The PGA Tour field staff looked upon the swamps of Sawgrass at drizzly dawn today, observed the steady winds climbing toward 40 miles per hour and the temperatures dancing in the chilly 50s and, for the first time, decided upon an act of mercy.
The starchy golf officials searched their hearts and decided upon the easiest possible pin positions. They fought down all their dastardly natural impulses and paced forward nearly 20 yards on every hole when planting the tee markers, shortening the 7,000-yard course by more than 300 yards.
It didn't do a bit of good.
When the wind blows, you can't take the teeth out of Sawgrass.
As though playing a practical joke, this brutal layout, which was once a perfectly good swamp, chose as its leaders for the first round of the Tournament Players Championship four of the humblest ballplayers on tour. Who really thinks this course doesn't have something special in store for Mike Morley and Dave Eichelberger, who shot 68 this morning? Or for Jim Dent and Barry Jaeckel, who had 69s.
Sawgrass has such mortals for brunch. And doesn't even bother it pick its teeth. All four have played in the four previous Sadomasochist Opens here.Their collective record: 13 missed cuts, one voluntary withdrawal, one tie for 65th place and one tie for 50th. Best finish: Morley's 304 total.
Yes, it's going to be fun charting what happens to these "leaders."
On a day when the greens were soft and the rough low, the field of 144 top golfers averaged 75.6 strokes. In the richest tournament on earth, more players failed to break 80 (20), than were able to break par (13). Among those lucky 13, the only name players were Johnny Miller, Gil Morgan and Tom Purtzer at modest 71. n
Gents like Tom Watson and Ray Floyd, at 72, or Lee Trevino and Bruce Lietzke, at 73, considered themselves well off.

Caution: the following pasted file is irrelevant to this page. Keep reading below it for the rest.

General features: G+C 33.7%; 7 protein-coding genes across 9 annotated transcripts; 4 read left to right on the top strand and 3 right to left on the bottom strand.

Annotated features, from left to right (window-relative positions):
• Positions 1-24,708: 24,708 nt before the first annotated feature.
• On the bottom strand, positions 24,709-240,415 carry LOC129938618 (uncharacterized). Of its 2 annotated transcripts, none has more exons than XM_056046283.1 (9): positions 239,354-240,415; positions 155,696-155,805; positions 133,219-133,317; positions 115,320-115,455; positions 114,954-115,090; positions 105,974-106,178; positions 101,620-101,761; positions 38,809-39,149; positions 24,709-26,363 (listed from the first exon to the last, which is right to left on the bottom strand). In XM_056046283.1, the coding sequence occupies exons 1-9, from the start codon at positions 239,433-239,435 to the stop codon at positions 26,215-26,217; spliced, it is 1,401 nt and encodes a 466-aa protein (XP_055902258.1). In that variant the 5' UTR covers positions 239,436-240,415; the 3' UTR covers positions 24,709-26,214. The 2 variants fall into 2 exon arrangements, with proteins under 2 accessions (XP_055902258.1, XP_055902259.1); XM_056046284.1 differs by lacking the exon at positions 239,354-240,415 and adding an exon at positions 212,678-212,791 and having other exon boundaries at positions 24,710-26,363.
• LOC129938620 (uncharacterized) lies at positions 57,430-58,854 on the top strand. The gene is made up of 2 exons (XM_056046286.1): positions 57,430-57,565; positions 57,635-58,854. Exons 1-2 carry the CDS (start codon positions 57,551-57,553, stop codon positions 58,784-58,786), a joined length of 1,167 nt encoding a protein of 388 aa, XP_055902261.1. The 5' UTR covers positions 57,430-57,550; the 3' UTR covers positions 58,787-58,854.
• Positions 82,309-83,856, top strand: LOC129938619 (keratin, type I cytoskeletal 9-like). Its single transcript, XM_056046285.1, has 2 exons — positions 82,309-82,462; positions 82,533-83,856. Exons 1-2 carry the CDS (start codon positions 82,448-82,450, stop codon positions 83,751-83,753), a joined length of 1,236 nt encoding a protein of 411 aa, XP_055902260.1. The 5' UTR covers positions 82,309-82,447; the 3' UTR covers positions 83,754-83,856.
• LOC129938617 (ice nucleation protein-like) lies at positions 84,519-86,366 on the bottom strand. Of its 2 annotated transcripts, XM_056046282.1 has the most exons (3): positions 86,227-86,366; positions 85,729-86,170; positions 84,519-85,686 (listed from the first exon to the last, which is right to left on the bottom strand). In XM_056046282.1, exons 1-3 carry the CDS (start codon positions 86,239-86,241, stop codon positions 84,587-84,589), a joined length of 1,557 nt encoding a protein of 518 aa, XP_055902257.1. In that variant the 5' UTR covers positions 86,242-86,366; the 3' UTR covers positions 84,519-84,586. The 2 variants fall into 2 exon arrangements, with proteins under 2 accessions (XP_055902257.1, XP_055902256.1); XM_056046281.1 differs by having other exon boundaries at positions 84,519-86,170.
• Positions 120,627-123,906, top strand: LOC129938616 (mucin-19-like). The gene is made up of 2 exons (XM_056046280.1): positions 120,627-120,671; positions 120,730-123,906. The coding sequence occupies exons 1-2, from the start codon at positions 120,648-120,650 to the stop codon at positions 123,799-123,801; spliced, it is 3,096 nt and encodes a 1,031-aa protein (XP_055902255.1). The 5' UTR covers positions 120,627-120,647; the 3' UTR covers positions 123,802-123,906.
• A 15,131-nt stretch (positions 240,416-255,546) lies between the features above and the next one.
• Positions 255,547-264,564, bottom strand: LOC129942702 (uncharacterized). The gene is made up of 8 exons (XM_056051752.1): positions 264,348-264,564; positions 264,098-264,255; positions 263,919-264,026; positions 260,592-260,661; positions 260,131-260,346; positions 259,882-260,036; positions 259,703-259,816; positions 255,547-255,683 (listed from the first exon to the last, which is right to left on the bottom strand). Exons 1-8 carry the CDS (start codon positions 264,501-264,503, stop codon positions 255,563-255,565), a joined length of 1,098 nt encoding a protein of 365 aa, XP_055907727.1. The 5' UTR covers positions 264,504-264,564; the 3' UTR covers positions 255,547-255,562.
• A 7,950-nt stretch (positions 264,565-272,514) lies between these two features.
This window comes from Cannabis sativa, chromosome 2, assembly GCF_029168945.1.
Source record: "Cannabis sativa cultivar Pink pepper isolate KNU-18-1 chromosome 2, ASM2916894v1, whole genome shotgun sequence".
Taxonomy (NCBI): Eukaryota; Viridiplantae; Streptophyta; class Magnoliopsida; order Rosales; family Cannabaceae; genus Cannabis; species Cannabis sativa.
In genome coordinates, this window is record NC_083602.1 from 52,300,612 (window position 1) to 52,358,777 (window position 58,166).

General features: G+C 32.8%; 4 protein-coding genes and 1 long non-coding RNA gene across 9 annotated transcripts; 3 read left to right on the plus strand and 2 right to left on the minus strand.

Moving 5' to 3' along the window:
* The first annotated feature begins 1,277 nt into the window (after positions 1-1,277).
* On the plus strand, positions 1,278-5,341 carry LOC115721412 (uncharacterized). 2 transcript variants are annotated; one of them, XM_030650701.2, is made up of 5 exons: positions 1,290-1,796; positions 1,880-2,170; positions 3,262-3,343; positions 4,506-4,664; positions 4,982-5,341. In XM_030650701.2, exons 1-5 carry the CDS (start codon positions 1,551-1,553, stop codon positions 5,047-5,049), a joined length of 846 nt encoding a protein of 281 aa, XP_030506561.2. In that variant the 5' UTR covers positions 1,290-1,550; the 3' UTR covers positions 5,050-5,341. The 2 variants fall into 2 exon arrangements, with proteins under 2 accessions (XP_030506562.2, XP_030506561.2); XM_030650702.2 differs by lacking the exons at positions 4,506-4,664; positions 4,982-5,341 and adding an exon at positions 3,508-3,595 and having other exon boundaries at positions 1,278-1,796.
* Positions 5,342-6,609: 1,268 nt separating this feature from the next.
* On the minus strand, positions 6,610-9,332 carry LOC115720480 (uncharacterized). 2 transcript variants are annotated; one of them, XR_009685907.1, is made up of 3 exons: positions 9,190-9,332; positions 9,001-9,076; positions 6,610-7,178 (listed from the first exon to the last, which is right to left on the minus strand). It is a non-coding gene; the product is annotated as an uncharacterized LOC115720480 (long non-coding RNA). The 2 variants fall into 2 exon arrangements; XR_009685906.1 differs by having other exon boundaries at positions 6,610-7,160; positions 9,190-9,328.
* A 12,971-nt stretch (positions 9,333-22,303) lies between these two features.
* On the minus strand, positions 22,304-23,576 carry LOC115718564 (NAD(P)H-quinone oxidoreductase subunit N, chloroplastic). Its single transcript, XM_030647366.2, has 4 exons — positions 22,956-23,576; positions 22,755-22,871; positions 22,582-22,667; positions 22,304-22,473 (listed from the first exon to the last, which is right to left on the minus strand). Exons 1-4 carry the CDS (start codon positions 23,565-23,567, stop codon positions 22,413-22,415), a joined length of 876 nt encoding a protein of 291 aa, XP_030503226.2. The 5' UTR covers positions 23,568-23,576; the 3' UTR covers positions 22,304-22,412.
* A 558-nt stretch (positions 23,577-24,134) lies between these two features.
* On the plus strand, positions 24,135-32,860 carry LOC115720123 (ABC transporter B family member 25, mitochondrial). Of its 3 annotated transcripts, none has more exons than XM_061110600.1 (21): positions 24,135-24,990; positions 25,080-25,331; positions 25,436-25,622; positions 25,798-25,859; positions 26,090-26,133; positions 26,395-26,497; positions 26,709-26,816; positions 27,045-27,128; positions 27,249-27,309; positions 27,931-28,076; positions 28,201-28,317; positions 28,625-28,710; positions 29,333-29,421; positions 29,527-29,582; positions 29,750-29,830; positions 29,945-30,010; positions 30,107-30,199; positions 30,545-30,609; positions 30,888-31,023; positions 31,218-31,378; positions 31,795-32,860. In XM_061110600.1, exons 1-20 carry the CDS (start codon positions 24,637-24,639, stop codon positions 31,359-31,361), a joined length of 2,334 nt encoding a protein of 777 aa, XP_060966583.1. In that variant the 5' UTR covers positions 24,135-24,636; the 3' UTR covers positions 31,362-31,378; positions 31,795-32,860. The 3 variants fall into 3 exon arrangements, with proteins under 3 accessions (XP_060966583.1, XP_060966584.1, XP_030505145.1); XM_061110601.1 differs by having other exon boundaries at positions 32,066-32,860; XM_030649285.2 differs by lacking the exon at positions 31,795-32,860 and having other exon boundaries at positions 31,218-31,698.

Tom Kite, who was eligible for a $100,000 bonus here because of his Inverrary win two weeks ago, withdrew before the start of the round because of food poisoning.
Of the five TPCs held here, this was the second worst-scoring opening round. If history holds, nobody will have a four-round total under par. True, four players broke 70 today. But in 1977, eight guys were in the 60s after one round and nobody matched par for the whole event. In 1979, 17 players were in the 60s and only one broke par.
Even Jack Nicklaus, who shot 75, cried "uncle."
"What would we have shot if the course hadn't been set up easy?" he said, looking at such scores as: Lon Hinkle 86, Mike Reid 81, J. C. Snead 80, Gary Player 79, Fuzzy Zoeller 79, Lanny Wadkins 79, Andy Bean 78 and Seve Ballesteros 77. "I wish somebody would change the date of this tournament to six weeks from now when these fast-moving cold fronts have dissipated. This course under these conditions tests skills that nobody possesses.
"Jacksonville is a nice town," added Nicklaus. "It has lots of nice weather. Why don't we try playing in some of it? This tournament is never going to get to the stature Deane Beman wants for it as long as it's played in March. The fair ways aren't even green yet . . ."
"All these guys want to shoot 16 under and go home smiling," said Beman.
"I spent most of my life in North Dakota," said the 34-year-old Morley, "and there aren't many days this nice in North Dakota.
"My scores range from 68 to 80 on this course, usually back to back," added Morley, who sank the longest trap shot of his life (90 feet). "Sawgrass is seldom good to me. When I gobeyed the first hole, I thought, 'Oh, no, another one of those Sawgrass day.'"
I'm going to buy the entire field staff a drink," said Jaeckel. "They took pity on us. Even so, this was a survival round. We started in rain and cold. It looked like the heavens would open any minute. Then the sun broke through, but the winds came with it.
"Frankly, I was outstanding. I'm trying to set a personal mark here: make the cut. Every year, I've spent the weekend watching NCAA basketball games."
The perverse Eichelberger, who grew up in Kansas and Oklahoma, said "Gee, it was almost an ideal day, kinda calm. All I know is that when I stand on the tee and the wind's blowin' in my face, I just naturally hit it low." On the 14th, his drive into the wind was measured at 297 yards. "That one didn't get six feet off the ground," he beamed."These fairways may not be pretty, but they sure do roll."